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A new strain of malware loader and backdoor dubbed Bazar, which can be used to deploy additional malware and ransomware and exfiltrate data, is targeting healthcare, IT, manufacturing, logistics and professional services companies across the US and Europe, according to the Cybereason Nocturnus threat research team.
Bazar first emerged in April 2020 and is being tracked by Assaf Dahan, Daniel Frank and Mary Zhao of Cybereason. Distributed through phishing emails exploiting subjects such as the Covid-19 coronavirus pandemic, it appears to have strong ties to previous Trickbot campaigns, being delivered through a similar infection chain – it also reuses associated domains, uses revoked certificates to sign malware, and has almost identical decryption routines.
After establishing an initial bridgehead in the target environment using the loader, the backdoor establishes persistence, letting the cyber criminals behind it deploy other payloads such as ransomware, post-exploitation frameworks such as CobaltStrike, as well as stealing data and executing remote commands.
The Nocturnus team said it had found several different versions of Bazar in circulation, suggesting it is being actively developed and updated by its creators, who are almost certainly based in Russia – evidenced by the fact that it tries to avoid targeting users in that geography by checking to see if the Russian language is installed on its target machine.
“Based on our investigation, Cybereason estimates that the new malware family is the latest sophisticated tool in Trickbot gang’s arsenal, that so far has been selectively observed on a handful of high-value targets,” Dahan wrote in a disclosure blog post.
“The Bazar malware is focused on evasion, stealth, and persistence. The malware authors are actively testing a few versions of their malware, trying to obfuscate the code as much as possible, and hiding the final payload while executing it in the context of another process. To further evade detection, the Bazar loader and backdoor use a different network call back scheme from previously seen Trickbot-related malware.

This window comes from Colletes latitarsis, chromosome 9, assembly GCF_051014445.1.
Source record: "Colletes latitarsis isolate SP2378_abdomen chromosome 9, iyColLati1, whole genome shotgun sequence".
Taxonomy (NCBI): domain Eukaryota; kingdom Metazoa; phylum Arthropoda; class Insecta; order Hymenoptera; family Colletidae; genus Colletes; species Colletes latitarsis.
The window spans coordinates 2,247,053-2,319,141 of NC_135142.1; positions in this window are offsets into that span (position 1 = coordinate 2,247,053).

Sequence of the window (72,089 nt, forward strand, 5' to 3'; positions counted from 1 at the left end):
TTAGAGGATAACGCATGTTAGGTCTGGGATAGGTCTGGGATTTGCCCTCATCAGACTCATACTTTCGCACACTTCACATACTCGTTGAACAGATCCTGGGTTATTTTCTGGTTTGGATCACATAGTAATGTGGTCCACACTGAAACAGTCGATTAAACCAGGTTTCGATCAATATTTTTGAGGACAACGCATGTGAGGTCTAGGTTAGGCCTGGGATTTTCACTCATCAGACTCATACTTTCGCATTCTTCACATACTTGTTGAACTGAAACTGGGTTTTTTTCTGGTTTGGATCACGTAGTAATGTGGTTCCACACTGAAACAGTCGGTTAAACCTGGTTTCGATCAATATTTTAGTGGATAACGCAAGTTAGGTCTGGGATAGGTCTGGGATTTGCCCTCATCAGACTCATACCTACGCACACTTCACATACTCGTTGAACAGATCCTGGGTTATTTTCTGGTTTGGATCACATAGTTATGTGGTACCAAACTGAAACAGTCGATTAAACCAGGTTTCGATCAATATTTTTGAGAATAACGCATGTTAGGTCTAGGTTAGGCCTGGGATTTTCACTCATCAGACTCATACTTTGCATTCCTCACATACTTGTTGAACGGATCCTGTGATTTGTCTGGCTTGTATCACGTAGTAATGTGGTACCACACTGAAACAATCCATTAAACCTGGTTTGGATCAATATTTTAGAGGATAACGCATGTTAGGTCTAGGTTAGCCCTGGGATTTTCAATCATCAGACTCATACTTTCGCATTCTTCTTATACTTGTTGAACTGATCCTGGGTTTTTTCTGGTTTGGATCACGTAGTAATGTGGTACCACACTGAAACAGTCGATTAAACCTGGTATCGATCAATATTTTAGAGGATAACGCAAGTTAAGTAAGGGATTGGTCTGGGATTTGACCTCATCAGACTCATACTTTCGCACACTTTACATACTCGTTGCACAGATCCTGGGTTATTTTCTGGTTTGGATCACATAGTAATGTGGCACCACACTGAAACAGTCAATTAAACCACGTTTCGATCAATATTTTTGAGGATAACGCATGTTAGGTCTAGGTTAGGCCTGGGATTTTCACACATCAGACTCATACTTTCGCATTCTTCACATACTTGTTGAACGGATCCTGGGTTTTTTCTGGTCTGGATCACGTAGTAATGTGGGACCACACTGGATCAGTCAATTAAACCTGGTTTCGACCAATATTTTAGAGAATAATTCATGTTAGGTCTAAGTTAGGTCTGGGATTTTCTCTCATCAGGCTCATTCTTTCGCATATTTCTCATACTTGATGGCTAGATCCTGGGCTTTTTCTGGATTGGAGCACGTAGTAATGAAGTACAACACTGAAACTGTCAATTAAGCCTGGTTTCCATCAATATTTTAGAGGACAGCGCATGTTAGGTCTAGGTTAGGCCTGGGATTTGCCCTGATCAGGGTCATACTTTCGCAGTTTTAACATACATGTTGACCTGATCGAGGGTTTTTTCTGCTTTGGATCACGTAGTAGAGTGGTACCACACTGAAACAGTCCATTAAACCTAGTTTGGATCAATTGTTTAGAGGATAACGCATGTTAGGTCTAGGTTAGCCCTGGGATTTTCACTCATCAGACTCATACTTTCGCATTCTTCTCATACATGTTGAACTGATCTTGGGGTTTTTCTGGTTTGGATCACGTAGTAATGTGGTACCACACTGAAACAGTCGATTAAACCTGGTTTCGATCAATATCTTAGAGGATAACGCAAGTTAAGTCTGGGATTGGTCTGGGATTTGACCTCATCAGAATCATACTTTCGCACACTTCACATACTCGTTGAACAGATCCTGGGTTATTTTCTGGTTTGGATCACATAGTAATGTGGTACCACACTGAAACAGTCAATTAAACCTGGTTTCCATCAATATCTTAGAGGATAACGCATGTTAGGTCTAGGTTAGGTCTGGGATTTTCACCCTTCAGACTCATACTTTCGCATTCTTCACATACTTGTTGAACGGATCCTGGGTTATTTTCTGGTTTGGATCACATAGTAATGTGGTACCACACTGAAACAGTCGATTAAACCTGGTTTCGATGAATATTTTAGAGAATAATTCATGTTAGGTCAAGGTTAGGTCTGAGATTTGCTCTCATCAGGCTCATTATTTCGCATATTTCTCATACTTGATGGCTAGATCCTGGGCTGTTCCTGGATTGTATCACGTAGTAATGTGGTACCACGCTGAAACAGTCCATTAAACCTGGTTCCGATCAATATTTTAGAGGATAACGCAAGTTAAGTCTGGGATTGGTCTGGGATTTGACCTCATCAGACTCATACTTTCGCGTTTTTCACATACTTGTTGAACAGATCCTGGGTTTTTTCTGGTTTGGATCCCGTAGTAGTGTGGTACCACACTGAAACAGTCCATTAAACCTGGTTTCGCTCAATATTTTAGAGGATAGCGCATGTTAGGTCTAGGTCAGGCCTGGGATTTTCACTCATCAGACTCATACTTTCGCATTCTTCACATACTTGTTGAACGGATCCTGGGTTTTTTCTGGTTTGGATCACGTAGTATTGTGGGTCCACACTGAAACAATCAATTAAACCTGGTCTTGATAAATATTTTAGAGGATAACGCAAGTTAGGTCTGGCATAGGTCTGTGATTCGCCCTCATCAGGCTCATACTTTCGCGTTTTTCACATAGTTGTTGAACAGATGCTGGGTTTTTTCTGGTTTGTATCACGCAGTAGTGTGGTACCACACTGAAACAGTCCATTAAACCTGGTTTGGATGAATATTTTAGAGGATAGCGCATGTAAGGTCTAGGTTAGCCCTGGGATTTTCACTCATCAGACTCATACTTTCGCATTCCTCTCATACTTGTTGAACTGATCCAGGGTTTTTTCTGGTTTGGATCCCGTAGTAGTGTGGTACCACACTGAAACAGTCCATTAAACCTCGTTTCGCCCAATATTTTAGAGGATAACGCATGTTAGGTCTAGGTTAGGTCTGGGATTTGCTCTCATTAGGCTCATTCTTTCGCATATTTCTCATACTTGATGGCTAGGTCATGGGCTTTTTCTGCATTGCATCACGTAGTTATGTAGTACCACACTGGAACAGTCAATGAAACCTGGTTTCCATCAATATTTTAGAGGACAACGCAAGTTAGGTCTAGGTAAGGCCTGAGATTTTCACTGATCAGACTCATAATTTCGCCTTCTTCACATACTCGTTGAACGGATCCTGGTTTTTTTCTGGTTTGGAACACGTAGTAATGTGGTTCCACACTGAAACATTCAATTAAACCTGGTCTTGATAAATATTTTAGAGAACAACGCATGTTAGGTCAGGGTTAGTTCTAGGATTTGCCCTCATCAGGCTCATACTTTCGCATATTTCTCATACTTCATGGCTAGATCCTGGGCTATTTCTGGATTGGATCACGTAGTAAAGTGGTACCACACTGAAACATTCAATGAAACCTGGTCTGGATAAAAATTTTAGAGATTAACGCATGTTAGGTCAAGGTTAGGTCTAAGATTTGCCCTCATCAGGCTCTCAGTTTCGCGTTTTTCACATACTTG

“Post-infection, the malware gives threat actors a variety of command and code execution options, along with built-in file upload and self-deletion capabilities. This variety allows attackers to be dynamic while exfiltrating data, installing another payload on the targeted machine, or spreading further on the network. In general, having more options ensures the threat actors can adjust to changes in their goals or victim’s environment,” he said.
The Nocturnus team also observed that despite first releasing Bazar in April, it then promptly disappeared for a hiatus lasting almost two months until a new variant was spotted in June. Dahan said this clearly demonstrated that the malware’s authors had taken time to re-examine and improve their code to make Bazar harder to spot and deal with.
Among other things, they changed some of the original versions more detectable characteristics, such as strings that were previously hardcoded, and modifying the known shellcode decryption routine.
Cybereason said that while Bazar is clearly still at the development stage, its evolution suggested the rise of a “formidable” new threat in the not-too-distant future.
More information on Bazar, including screenshots, in-depth technical details and indicators of compromise (IoCs) can be found on Cybereason’s disclosure blog.
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